Retire This: 60/40 is Out, These 8% Yields are In

Brett Owens, Chief Investment Strategist
Updated: October 7, 2020

It was a simpler time years ago in America when my grandfather shared some nutritional advice with me:

“So, you’ve got the tomato sauce. Tomatoes. They’re good for ya,” as he put out his thumb to indicate the count was now one.

“And the cheese,” he continued. “Dairy. That’s good, too.”

Two fingers on grandpa’s right hand reflected the updated count.

“Plus the bread. That’s another group.”

Three points for pizza being good for you. My 12-year-old self was thrilled! I informed my parents about the good news on our car ride home from grandma and grandpa’s.

“You are not having pizza for every meal,” they quickly dismissed my nutritional news. “He doesn’t know what he’s talking about…”

Grandpa actually did know what he was talking about. He was simply reading off a past playbook from the USDA’s history. In 1943, when he was in Asia serving this country in World War II, the USDA introduced the “Basic 7” food groups to help Americans balance their nutrition during wartime rationing:

In 1956, the USDA consolidated the list to the “4 food groups” that many of us grew up with:

  • Milk,
  • Meat,
  • Fruit and vegetables, and
  • Bread and cereals.

Ironically, the initial edition with seven groups carried more nutritional diversity and is closer to the guidelines accepted today. The “dumbed down” version was introduced in 1956 and taught to your income strategist decades later. It more closely supports pizza as a daily staple.

The “60/40 retirement portfolio” is the financial world’s parody on having pizza for every meal. The theory goes that you should:

  • Put 60% of your nest egg in stocks,
  • The other 40% in bonds, and
  • Toggle the level up or down depending on your age.

This is where the tale really deviates from common sense. The “advice” says that we subtract our age from 110 (or 100—there are different variations) to determine how much to allocate to equities, with the rest going to fixed income. So a 30-year-old, with decades left to work, would calculate 110 minus 30 equals 80, which means he or she would put 80% in stocks and 20% in bonds.

Why would a 30-something not be 100% in stocks?

Let’s fast-forward to a 60-year-old who is hoping to retire. Is a 50/50 split between stocks and bonds really appropriate, or too risky? It depends where that stock allocation is going. (And heck, same with the bonds. Are we talking junk issuances, or US Treasuries?)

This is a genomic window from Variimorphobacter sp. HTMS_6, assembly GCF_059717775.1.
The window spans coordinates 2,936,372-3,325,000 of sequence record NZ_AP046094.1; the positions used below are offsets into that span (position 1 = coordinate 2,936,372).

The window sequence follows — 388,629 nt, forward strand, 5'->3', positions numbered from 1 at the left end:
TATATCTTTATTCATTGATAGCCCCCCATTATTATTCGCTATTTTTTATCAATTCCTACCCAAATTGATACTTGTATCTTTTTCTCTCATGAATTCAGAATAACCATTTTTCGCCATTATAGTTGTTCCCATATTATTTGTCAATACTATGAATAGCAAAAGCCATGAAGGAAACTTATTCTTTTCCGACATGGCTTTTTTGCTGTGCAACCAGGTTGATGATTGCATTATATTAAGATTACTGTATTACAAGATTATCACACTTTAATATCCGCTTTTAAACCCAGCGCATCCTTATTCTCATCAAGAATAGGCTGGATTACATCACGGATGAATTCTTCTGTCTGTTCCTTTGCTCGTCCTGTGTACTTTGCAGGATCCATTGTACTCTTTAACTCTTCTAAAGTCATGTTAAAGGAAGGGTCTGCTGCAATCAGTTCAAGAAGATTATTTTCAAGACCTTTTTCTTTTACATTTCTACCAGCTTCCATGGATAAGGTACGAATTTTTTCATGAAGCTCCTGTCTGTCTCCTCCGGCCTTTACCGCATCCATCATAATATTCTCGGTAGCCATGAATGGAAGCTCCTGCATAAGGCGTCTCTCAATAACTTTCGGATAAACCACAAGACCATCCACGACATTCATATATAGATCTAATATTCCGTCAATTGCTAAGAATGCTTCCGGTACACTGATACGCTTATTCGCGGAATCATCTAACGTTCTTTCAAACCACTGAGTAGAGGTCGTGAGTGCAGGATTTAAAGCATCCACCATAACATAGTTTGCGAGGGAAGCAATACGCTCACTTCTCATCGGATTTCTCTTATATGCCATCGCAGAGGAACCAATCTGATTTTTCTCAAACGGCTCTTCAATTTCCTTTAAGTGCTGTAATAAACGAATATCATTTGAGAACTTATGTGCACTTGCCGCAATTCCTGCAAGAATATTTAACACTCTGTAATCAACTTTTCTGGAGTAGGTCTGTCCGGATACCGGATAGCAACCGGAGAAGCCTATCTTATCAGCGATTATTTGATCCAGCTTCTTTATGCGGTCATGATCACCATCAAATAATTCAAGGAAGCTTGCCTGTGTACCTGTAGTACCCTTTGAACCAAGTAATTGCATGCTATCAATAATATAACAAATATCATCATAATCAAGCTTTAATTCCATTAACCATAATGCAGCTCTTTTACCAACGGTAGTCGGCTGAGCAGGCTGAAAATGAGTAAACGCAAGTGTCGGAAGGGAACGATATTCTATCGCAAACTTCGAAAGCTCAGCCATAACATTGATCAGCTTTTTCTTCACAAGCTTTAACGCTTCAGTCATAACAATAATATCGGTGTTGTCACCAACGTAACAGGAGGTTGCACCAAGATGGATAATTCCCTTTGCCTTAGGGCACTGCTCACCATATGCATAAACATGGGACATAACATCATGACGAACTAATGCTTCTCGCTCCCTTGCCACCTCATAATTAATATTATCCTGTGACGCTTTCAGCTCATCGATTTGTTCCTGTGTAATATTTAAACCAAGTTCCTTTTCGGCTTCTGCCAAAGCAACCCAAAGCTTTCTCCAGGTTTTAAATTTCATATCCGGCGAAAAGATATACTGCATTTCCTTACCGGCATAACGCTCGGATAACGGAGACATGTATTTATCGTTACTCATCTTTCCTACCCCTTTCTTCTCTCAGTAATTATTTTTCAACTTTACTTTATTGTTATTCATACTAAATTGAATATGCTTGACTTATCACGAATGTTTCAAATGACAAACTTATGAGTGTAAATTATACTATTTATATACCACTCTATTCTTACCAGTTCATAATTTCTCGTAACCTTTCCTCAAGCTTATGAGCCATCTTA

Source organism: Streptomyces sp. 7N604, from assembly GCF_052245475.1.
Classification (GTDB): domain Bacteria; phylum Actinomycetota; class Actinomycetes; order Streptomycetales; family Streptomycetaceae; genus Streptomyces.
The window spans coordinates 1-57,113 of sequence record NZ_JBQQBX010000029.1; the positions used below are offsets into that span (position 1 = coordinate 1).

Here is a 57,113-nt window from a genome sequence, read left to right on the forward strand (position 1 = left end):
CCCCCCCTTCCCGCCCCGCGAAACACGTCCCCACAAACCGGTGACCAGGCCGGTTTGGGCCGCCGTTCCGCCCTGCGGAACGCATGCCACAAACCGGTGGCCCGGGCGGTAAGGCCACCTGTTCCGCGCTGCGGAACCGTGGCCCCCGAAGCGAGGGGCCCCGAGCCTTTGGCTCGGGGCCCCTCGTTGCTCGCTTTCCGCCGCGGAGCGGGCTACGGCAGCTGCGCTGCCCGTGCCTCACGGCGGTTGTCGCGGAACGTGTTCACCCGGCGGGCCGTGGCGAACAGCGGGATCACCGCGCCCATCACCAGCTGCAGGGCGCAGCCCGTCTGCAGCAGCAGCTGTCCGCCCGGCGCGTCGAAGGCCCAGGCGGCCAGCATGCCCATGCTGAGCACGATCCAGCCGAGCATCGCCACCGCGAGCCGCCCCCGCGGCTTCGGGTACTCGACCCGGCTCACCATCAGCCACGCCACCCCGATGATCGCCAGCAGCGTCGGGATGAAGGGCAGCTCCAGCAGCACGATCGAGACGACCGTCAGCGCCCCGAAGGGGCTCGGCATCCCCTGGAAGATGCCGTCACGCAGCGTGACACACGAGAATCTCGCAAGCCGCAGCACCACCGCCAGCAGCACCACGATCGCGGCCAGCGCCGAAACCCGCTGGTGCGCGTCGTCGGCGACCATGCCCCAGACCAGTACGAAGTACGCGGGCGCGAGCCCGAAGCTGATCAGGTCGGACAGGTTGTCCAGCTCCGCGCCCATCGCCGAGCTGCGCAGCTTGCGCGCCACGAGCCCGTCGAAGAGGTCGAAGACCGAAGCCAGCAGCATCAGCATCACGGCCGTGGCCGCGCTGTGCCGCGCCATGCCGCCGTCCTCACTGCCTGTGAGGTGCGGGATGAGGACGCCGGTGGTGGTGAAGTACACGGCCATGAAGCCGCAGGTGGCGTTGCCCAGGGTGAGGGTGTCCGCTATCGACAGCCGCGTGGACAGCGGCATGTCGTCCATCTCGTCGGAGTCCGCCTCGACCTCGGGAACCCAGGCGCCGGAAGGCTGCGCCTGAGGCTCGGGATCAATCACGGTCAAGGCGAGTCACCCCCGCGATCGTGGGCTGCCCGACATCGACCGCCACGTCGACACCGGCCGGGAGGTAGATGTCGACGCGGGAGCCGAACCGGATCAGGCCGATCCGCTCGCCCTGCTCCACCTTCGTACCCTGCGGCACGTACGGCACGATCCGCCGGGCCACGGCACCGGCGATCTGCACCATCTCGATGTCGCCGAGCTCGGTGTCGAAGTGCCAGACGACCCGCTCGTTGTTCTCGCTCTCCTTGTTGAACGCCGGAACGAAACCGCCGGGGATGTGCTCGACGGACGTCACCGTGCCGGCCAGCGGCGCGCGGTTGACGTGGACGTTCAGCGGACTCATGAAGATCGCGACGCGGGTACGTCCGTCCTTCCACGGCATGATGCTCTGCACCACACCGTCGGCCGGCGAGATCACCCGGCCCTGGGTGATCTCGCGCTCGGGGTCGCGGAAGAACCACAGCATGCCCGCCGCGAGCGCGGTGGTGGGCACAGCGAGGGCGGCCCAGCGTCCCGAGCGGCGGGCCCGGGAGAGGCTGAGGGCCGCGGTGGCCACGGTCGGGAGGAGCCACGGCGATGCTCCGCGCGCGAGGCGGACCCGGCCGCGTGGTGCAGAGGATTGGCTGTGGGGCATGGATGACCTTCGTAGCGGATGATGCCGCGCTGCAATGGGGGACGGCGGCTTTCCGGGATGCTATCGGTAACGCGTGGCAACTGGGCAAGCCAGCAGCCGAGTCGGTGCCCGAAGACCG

A vanilla version of 60/40 has another problem, today. It’s like comparing a fresh slice from grandpa’s favorite Italian pizzeria with a frozen alternative that we “nuke” in the microwave for two minutes and then choke down.

It doesn’t really matter how we mix these basic buckets. The net yield is not good:

A 60/40 mix gives us a 1.3% blended yield. This equates to a whopping $13,000 in annual dividend income on a million-dollar portfolio. Yuck.

Fortunately, we original thinkers are not confined to this hopeless financial advice! On Friday, I introduced four dividend buckets to my Contrarian Income Report subscribers that we can actually use to retire on.

I leave the exact “bucket allocation” up to each individual because you are the architect of your own portfolio. These are dividend tools for you to use: upgrades from “Stone Age” investing advice to produce actual, meaningful income:

The Fed-Fueled Dividend bucket contains stock funds and individual stocks that are likely to benefit from the Federal Reserve’s continued money-printing. It pays 7.9%, and it has serious near-term upside thanks to the upcoming election (because the Fed wants to accommodate both political parties.)

Next we have a Cash Cow Dividend bucket that features multi-year stock holdings. These are shares that are currently out-of-favor but likely to rally over time as the world returns to our pre-2020 normal. While we wait, we collect an 8.2% yield.

On the bond side of the equation, our “Go Anywhere” Bond Fund bucket features excellent fixed income managers that have the OK to bank yields overseas. These are also multi-year positions which are likely to benefit from a weak dollar. Today they pay a fat 9.4%.

Finally, our most pedestrian bucket is Secure, Boring Bonds such as municipals and preferred shares. It pays “just” 6.4% and may make the most sense for investors closest to, or already in, retirements. These are positions you can buy and sock away forever.

Looking for big dividends likely to rally between now and Inauguration Day? Check out the #1 income investment I’m urging everyone to buy right now.